Kathleen DesHotel | Contributing Writer
In third grade Kathleen’s teacher told her that she had talent after she read a poem Kathleen wrote about clowns. She already thought her teacher was wonderful, but with that compliment she determined that she would be a writer and a teacher. And, so it goes! With a BA in French & English, she taught both subjects in middle school for 11 years. Graduate school in French and English at Tulane, then later graduate school in Curriculum & Instruction with a Reading Specialist degree from Our Lady of Holy Cross College, then she gained her gifted certification from UNO and graduate school at Loyola in photography all led to teaching in college simultaneously with middle school.
Moving to Slidell in 1990 and taking a teaching job at Northshore High enabled her to share her experience in teaching, learning, reading literature, writing, and research with her gifted English and photography students. This move gave the single parent a lovely niche to share and make a difference for others.
All the while Kathleen wrote for personal fulfillment, stories about her life, her parents’ lives, and some she just made up right out of her head. This obsession reinforced her belief that everyone has a story to tell.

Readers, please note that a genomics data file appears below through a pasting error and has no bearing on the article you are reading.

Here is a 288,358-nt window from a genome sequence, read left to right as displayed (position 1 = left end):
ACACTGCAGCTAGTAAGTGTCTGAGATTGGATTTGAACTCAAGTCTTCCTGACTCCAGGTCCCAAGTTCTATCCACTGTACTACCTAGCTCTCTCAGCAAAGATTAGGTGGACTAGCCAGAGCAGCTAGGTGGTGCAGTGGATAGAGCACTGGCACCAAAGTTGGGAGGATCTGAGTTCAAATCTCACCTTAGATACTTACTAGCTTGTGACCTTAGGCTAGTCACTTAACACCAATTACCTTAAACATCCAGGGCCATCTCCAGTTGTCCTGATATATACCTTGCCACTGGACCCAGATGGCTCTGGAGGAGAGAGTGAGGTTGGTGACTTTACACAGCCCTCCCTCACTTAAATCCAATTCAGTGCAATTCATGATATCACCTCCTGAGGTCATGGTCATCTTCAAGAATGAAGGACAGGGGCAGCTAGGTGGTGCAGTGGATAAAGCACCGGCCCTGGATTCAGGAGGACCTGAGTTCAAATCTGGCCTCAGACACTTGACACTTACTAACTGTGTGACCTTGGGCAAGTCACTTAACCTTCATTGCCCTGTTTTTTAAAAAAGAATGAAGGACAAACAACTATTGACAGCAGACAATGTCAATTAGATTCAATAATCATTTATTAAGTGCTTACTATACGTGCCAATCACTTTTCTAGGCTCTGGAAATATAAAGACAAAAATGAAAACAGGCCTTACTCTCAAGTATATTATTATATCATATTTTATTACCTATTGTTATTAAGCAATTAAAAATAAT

Then Hurricane Katrina arrived. Her mother and father moved to her house as their home in New Orleans near the London Avenue Canal breach was destroyed. They read the newspaper to keep up with whatever was going on with FEMA or the Road Home. They found a request for a newspaper art columnist. Her dad circled this and tapped his pencil; she laughed because school just reopened, and she was working hard to catch up for lost classroom time. He reminded her, “In third grade you told me you were a writer. It’s time. People need you.”
She applied, ultimately got the job, and wrote to give something positive to an audience whose every thought was about flooring, sheetrock, or insurance. She taught and wrote with a passion.
Along the way she met Editor Kendra Maness who asked her to write for Slidell Magazine, but the newspaper would not allow this. Years after Kathleen retired from both teaching and writing, in a happenstance meeting during the hanging of art at Slidell City Hall, Kendra asked again if Kathleen would write for the magazine. And, so it goes.